Parkinsonís Pilot | Eastern North Carolina Now

    Publisher's Note: This post appears here courtesy of ECU News Services. The author of this post is Benjamin Abel.


Paxton Dettor, left, works with Sue Wright during a physical therapy clinic led by the College of Allied Health Sciences focused on patients with Parkinson's disease. (ECU photos by Rhett Butler)

    One of the ironies of Parkinson's disease, which is marked by an increasing inability for sufferers to control their movements, is that movement helps to stave off the disease's progression.

    What makes the disease even more insidious is the tendency for those diagnosed with Parkinson's to be driven inward, both physically and socially, compounding the disease's effects.

    Physical therapy students from East Carolina University's College of Allied Health Sciences have undertaken a pilot service project, as part of a course led by Christine Lysaght, a clinical assistant professor of physical therapy, to help those with Parkinson's in eastern North Carolina gain some measure of control over their disease and have a space to build friendships and share their frustrations and successes with other Parkinson's sufferers.

    A sense of disconnection was one of the most obvious impacts of the COVID-19 pandemic for everyone. The inability to get out of the house created major setbacks for Amy Wedge's patients with Parkinson's. Wedge, a physical therapy clinical instructor, said the patients she sees in her clinical practice returned to therapy with "significant declines" which inspired her to propose an exercise class for people with Parkinson's as a project for students in Lysaght's class.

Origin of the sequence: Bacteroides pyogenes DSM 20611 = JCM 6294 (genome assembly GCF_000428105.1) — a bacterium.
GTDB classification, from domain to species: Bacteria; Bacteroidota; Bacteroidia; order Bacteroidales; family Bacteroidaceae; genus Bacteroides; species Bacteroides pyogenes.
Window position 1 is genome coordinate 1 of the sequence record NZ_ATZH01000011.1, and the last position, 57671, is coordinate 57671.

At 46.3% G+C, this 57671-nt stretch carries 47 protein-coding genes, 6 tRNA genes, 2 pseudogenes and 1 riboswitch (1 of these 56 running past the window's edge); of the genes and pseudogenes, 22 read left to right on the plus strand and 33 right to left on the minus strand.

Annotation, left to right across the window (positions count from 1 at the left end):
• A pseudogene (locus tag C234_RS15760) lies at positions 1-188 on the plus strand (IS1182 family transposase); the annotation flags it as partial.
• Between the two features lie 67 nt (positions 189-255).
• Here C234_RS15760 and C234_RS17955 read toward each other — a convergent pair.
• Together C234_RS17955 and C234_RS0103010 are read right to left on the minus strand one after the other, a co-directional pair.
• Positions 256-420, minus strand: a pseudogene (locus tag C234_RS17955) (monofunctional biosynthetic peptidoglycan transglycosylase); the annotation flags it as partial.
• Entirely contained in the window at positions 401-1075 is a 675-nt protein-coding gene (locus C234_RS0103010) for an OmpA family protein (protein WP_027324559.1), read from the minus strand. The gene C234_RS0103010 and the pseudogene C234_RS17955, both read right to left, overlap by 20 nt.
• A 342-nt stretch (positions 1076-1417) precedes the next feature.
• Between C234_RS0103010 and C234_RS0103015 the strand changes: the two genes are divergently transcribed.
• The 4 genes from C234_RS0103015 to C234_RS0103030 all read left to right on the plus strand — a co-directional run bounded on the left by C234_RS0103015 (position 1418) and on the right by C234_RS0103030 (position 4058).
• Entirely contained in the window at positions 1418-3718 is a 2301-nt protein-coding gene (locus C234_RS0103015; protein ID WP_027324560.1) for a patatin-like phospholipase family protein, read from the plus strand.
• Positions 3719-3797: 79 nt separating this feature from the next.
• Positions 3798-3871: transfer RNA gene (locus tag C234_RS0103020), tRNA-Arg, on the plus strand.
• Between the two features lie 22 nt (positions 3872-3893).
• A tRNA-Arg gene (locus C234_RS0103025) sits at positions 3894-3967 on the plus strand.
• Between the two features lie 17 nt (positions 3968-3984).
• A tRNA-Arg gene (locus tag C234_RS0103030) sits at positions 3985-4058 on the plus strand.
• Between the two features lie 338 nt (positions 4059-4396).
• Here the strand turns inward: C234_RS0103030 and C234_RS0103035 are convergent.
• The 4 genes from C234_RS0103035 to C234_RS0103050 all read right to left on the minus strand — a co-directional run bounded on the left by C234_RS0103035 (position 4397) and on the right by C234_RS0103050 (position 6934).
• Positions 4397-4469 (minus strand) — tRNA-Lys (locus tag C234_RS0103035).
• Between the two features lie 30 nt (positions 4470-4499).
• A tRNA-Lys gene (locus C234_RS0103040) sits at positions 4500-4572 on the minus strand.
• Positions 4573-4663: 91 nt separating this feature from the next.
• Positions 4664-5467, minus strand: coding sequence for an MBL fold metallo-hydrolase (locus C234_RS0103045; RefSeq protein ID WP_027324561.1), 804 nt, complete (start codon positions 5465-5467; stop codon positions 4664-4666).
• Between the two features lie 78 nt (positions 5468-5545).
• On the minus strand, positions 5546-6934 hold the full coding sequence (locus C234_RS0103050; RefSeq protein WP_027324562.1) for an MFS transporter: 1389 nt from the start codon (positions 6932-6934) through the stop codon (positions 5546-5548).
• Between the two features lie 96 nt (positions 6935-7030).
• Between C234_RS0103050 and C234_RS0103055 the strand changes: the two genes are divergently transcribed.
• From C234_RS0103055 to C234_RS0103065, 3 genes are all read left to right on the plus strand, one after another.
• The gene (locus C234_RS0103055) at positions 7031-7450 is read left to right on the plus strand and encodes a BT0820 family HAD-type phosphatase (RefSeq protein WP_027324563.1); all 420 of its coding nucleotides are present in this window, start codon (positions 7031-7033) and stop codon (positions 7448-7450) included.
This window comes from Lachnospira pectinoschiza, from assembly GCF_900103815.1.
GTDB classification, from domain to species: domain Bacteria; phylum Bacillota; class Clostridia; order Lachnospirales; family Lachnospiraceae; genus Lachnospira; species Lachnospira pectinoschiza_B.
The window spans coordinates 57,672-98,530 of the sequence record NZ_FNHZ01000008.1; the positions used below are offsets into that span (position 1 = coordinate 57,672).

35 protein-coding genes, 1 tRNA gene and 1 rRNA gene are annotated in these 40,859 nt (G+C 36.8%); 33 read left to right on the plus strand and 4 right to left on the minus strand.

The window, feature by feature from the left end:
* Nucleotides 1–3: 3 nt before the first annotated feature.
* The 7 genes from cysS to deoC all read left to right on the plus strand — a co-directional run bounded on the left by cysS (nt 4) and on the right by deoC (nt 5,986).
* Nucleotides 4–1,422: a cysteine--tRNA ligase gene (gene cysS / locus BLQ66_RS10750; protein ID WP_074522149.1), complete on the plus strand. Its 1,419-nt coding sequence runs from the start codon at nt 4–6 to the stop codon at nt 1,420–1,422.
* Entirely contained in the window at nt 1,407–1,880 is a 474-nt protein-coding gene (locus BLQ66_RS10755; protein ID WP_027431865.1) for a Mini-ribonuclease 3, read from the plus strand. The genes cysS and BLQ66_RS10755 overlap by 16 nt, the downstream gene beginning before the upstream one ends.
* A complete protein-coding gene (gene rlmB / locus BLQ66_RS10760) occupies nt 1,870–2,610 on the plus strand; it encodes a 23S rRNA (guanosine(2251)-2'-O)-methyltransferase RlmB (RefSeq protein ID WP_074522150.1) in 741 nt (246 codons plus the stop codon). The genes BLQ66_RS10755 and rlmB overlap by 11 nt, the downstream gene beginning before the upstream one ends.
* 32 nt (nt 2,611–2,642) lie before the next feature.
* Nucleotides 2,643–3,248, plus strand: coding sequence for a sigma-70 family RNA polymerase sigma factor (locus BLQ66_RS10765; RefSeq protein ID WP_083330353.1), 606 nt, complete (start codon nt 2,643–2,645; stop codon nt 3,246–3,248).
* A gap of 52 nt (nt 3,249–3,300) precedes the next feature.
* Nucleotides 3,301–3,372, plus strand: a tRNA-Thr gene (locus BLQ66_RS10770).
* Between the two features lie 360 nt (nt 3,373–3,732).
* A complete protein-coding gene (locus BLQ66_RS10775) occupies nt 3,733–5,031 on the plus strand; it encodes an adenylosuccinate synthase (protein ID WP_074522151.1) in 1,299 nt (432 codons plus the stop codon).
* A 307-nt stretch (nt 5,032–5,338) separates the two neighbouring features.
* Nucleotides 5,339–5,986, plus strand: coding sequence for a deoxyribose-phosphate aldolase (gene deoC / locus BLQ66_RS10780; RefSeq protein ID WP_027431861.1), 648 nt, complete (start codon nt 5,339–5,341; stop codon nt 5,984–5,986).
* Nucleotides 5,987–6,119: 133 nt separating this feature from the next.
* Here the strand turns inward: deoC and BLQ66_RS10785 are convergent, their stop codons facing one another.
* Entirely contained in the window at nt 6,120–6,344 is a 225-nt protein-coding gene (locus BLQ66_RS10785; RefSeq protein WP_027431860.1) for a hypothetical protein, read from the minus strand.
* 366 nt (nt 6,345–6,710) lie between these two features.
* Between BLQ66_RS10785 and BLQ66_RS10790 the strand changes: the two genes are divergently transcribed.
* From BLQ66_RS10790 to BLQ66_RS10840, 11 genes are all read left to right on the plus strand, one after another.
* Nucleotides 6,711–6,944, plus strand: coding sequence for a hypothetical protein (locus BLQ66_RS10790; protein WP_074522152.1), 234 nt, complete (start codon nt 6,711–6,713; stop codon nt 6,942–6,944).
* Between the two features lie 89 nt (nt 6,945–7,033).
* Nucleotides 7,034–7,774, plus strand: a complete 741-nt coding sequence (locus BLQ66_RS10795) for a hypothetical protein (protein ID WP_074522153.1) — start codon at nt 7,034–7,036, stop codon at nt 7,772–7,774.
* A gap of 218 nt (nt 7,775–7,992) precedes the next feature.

"I had patients who were able to walk and turn on the treadmill before the pandemic, which is really hard, and now are having multiple falls at home, following their return to treatment," Wedge said.

    Preventative measures

    The gold standard of treatment for patients with Parkinson's is to begin physical therapy as soon as possible after diagnosis because exercise works as a preventative measure and prevention is far easier than recovery, Wedge explained.

    As part of their course work, students in the Doctor of Physical Therapy program set out to design a pilot exercise program that would get people with Parkinson's moving - but also having fun while exercising. And probably most importantly, to provide opportunities for patients to share experiences with one another and engage in fellowship, which the disease has a habit of undermining.

    "You can prevent a lot of the problems for people with Parkinson's if they're able to be active and exercise safely," said Keri Price, a student from Shelby, adding this was a limiting factor for the pilot exercise class. One man was turned away from the pilot program as the progression of his illness made one-on-one physical therapy more appropriate.

    Price said she gets a lot of satisfaction from the long-term, hands-on aspects of physical therapy.

    "In other medical professions, a lot of times, they have limited opportunities to follow up, whereas with physical therapy, you see them on a weekly basis. You set goals, and you can actually make a difference in the way someone lives their life," Price said.

    Sue Wright, from Greenville, was diagnosed with Parkinson's about three years ago but assumes that she developed the disease many years prior to her diagnosis after understanding the symptoms.

    Coming to terms with her diagnosis has been tough, she said, particularly the side effects of the medications she was prescribed.

    "In the afternoons I can be sick as a dog with nausea," Wright lamented. "I mean, I never had nausea like that when I was pregnant with my kids. I can still function, but I'm miserable."

    Exercise helps, though, especially with balance, which is a particular problem for people with Parkinson's. Currently, there is a lack of exercise programs in eastern North Carolina for people with Parkinson's disease.